Chosen to handle the project was the National Technical University of Athens, which had worked on restorations of the Acropolis in Athens and the Hagia Sophia mosque in Istanbul. The National Geographic Society teamed up with the university to work on cultural restoration and the National Geographic Channel will air a program this month documenting the project.
Under the direction of Antonia Moropoulou from National Technical University, the conservation experts removed the iron cage built by the British in 1947 to shore up the earthquake-damaged Aedicule and then began taking apart the shrine piece by piece. They removed disintegrating mortar, reconstructed parts of the sometimes-swollen masonry, reset the columns and injected grout into cracks in the structure.
Rainwater had deteriorated much of the mortar over the centuries. Iron support bars that were fully corroded will be removed and replaced by titanium.
The specialists had no plans at first to open the tomb, but they decided a couple of weeks ago that they needed to do so in order to ensure that nothing could leak inside.
It was a delicate operation. The top of the tomb was split, and the specialists worried that lifting it would break it.
“The main goal was not to break the plate,” said Harris Mouzakis, an assistant professor of civil engineering at National Technical University who is working on the project.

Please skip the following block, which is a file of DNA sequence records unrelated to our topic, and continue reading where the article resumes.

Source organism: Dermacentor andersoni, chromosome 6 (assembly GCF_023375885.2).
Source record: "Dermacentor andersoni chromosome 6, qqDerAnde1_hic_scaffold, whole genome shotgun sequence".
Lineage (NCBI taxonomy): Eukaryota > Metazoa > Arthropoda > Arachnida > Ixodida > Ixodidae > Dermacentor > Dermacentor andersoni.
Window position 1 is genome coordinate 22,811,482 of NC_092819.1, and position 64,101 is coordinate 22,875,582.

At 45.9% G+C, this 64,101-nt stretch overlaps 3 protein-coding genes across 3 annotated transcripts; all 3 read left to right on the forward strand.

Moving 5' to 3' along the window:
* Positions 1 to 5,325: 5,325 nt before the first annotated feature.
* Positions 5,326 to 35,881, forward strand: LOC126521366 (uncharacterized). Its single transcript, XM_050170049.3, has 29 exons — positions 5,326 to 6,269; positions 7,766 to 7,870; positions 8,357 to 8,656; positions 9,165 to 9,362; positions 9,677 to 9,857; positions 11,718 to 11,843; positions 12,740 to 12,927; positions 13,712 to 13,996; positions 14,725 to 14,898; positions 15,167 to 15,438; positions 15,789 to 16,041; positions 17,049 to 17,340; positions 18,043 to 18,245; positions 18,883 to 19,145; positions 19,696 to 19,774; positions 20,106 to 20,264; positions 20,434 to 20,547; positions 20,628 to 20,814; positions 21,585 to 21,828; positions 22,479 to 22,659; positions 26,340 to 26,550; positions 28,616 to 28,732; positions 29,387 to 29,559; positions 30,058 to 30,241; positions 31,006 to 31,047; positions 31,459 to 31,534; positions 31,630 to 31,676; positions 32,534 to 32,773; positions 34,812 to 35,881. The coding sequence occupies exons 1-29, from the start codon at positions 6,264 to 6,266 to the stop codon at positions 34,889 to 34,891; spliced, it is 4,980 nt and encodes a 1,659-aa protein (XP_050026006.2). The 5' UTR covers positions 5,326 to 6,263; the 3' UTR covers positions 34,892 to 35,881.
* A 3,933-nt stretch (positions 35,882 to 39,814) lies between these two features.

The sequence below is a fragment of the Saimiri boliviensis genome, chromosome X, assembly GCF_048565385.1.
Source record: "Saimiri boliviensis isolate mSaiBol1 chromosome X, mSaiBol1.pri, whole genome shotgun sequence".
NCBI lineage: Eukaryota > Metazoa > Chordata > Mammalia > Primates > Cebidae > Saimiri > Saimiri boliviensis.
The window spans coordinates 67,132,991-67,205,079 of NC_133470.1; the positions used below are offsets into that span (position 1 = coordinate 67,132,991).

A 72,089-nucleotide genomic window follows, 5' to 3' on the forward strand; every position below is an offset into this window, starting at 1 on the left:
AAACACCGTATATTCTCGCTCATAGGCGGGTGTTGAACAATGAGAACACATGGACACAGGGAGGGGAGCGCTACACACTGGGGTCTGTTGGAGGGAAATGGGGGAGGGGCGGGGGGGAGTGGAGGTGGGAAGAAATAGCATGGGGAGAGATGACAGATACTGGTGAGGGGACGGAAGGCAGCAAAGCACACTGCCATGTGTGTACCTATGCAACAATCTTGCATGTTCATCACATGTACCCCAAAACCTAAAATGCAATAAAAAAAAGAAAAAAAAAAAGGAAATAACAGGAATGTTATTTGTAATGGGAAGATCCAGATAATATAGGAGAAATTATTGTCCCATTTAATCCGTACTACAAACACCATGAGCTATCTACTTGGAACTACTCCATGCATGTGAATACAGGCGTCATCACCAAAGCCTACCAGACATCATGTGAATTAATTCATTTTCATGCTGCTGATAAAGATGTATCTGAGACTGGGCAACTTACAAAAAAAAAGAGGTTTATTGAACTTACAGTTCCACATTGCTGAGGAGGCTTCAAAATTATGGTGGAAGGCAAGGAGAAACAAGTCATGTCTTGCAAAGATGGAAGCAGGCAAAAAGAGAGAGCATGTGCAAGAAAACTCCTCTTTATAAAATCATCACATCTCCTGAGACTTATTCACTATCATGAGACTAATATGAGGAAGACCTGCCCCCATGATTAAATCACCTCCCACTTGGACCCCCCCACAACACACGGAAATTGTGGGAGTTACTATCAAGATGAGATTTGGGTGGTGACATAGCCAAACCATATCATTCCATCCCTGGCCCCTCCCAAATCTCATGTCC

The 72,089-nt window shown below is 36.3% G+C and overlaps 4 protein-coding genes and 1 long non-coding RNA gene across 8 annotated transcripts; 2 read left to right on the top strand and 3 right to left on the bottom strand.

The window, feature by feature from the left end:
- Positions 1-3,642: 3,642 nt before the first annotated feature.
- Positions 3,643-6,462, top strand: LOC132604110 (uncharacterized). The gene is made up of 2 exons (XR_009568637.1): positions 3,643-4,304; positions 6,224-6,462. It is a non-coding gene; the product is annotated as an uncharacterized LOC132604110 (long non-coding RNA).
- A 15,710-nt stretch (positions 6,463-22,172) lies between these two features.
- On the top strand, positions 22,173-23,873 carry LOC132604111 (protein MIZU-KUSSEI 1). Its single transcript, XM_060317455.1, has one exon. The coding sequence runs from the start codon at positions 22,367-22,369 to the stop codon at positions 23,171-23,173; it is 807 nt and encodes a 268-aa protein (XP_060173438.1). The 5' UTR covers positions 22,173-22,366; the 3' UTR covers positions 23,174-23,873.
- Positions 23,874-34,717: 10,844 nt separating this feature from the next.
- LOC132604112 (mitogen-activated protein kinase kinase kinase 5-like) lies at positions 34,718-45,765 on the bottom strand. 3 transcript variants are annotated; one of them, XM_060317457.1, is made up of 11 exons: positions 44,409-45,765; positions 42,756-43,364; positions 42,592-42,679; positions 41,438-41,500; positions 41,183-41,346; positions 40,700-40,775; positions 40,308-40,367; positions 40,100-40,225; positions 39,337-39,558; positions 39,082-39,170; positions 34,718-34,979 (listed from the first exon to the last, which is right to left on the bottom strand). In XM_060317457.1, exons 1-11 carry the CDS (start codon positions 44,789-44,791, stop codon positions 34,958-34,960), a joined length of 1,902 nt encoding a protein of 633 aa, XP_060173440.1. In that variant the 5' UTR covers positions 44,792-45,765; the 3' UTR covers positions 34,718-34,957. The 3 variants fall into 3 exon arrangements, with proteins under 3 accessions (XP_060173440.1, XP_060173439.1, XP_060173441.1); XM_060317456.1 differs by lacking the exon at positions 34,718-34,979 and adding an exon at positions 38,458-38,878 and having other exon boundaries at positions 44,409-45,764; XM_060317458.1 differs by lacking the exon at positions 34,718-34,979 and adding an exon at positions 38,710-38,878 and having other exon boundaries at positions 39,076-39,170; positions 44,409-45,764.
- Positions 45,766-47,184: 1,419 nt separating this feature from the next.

The team felt the pressure. “We had to be very careful,” Mouzakis said. “It was not just a tomb we had to open. It was the tomb of Jesus Christ that is a symbol for all of Christianity — and not only for them but for other religions.”
Once they removed the marble cladding, they discovered another marble slab with a cross carved into it. Beneath that, they found the limestone slab hewed from the wall of a cave that is believed to be where Jesus lay after his death. That slab had not been seen since at least the 1500s.
The team worked around the clock for three days, gathering dirt and other material from inside the tomb for future study. They closed it again quickly to avoid disrupting the visits of pilgrims who still flock to the church each day.
“Every Christian, they want to come and visit the holy place and open his heart to them,” said Isidoros, 43, who first came to the church a quarter-century ago, and lives there.
Ducking his head, Isidoros brought me into the tiny room where the tomb rests. A small window had just been installed opposite the tomb to show the original cave walls where Jesus is believed to have been buried. The tomb itself looked plain and unadorned, its top separated down the middle. The candles flickered, illuminating the small enclosure.
The hardest part of the renovation is now behind the team, but there are still months of work to be done to bolster the shrine.
“It will last many, many years,” Mouzakis said. “We will succeed if after 200 or 500 years somebody will come back to restore our work.”